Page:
Inside New Mexico's Battle To Shoot Cows From Helicopters

Well, we've finally reached peak society. Not only is it legal to heft a rifle and take aim at domestic cattle, but also to do so from a vantage point that leaves that cattle wholly unable to trample you or even peer into your eyes before they die: the sky. That is, provided you live in New Mexico, are a member of the U.S. Forest Service, get a call about some cows gone rogue, and get sent toward the clouds on an extermination mission to go pew-pew from a helicopter's open door. So, like ... three people?

We kid, we kid. But really: that was the plan in a nutshell, as Reuters explains. We say "was" because it already happened from February 23 to 26. There'd been a rash of rowdy cows menacing the New Mexican countryside, so the valiant folks at the U.S. Forest Service — an agency within the U.S. Department of Agriculture — went on a "cull," as another Reuters article puts it. To be fair, it wasn't as willy-nilly as randomly roving the countryside on the prowl for mobile cuts of beef. As the second Reuters article says, the U.S. Forest Service made an intentional, deliberate decision to deal with the problem of feral cows — stray cows gone missing from their pack — by dispatching a specifically sanctioned mission to eliminate about 150 of them from the grass below. Local ranchers, though, weren't too happy about it and called the whole thing inhumane.

An invasive species on protected land

The reader might be wondering exactly what oversight the U.S. Forest Service has over private cattle on private land. To that we say: none at all. The cattle in question, as Reuters says, made their way into Gila National Forest, a protected national forest overseen by the U.S. Forest Service and comprising nearly 3 million acres of land. A little under 800,000 of those acres constitute conserved wilderness, i.e., undeveloped land allowed to grow and develop naturally. The largest of these sections is simply dubbed the Gila Wilderness and is a single swath of about 560,000 acres. It's this area that the U.S. Forest Service targeted.

As The Wildlife News says, the cows were not only a nuisance to visitors but also damaging to native wildlife, particularly those that hang around water sources. Cows tend to gather near streams, brooks, pools, etc., and graze, which causes severe damage to soil. It also puts indigenous species, like wolves, owls, frogs, snakes, and so on, at risk. An official U.S. Forest Service press release from Camille Howes, Gila National Forest Supervisor, reads, "Removal of unauthorized cattle is necessary to protect the habitat of aquatic and terrestrial wildlife, including federally listed threatened and endangered species." It continues, "The unauthorized cattle in the Gila Wilderness trample stream banks and springs, causing erosion and sedimentation. This proposal will help restore the wilderness character of the Gila Wilderness by removing non-native species and alleviating the damage caused by over-grazing."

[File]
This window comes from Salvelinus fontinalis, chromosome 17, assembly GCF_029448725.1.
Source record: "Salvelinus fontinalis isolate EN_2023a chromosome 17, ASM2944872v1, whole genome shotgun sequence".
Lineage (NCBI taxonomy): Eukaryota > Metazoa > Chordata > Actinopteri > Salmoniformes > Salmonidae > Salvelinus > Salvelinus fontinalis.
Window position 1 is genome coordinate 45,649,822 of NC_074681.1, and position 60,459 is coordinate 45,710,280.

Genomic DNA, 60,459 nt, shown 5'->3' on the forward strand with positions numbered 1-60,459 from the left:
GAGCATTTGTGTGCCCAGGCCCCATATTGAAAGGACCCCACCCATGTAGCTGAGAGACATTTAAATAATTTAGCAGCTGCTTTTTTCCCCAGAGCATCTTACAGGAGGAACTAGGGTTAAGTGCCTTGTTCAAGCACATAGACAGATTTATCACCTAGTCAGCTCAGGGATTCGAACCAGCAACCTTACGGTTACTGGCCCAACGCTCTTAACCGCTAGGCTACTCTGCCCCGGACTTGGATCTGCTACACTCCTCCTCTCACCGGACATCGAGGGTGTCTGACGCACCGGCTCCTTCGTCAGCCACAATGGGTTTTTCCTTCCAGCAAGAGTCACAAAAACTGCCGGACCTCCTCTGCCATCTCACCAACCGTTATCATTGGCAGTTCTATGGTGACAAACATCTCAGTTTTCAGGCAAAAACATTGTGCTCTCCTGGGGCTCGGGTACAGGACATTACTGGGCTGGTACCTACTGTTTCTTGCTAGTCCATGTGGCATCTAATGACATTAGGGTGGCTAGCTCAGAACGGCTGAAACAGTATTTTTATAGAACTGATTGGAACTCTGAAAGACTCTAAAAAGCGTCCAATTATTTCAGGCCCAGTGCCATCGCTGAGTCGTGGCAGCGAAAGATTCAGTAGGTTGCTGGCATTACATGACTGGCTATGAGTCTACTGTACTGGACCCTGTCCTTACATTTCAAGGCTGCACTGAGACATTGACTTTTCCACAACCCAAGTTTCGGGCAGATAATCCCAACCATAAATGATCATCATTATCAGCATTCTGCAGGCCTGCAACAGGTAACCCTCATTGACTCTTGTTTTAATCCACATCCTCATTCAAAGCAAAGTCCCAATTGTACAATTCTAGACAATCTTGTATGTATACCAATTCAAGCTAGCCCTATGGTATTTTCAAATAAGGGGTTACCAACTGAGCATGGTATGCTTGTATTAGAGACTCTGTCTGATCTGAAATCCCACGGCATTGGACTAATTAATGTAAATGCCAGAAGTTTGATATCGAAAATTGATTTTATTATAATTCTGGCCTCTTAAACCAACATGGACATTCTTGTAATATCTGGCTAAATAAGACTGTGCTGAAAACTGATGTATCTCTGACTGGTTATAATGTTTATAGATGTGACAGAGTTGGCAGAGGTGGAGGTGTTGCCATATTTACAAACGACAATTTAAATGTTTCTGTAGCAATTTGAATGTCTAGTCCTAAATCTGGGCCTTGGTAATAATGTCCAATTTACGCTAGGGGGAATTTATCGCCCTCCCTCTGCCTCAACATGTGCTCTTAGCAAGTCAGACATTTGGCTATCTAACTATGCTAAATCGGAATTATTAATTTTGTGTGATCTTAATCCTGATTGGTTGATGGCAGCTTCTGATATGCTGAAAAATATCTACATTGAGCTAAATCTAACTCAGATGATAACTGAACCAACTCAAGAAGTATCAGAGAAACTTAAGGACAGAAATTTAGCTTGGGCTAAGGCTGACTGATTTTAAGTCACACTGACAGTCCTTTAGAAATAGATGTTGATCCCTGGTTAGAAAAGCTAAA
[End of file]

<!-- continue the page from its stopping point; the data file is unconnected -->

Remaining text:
Tension between ranchers and government

This isn't the first time that authorities have had to get rid of stray cows in the Gila National Forest. Since 1994, the U.S. Forest System has removed over 640 "unauthorized and unbranded" cows from the area. "Unbranded" is key, and means that the cows don't belong to anyone; it's not possible to just scuttle them off to this or that rancher. This stray cow problem started back in the 1970s, so the current death-from-the-skies solution comes at the end of a long, decades-old ethical dilemma and set of back-and-forth disagreements between authorities and ranchers.

As the reader can imagine, ranchers prefer a "less risky" approach, as The New York Times says — one that doesn't endanger people, animals, or private property. The New Mexico Cattle Growers' Association — a group of over 1,000 ranchers — stands in staunch opposition to the plan. President Loren Patterson advocates a slower, more methodical, and far more strenuous plan of rounding up the cattle by hand. In response, U.S. Forest Service spokesperson Suzanne Flory has simply said, "The most efficient way to deal with this issue is with the responsible removal of the cattle," which in this case means gunfire from helicopters. The U.S. Forest Service also made it clear that they scouted the area ahead of time to try and assess the exact location and numbers of stray cattle. Perhaps now that the deed is done there's enough time to talk about alternatives in the future.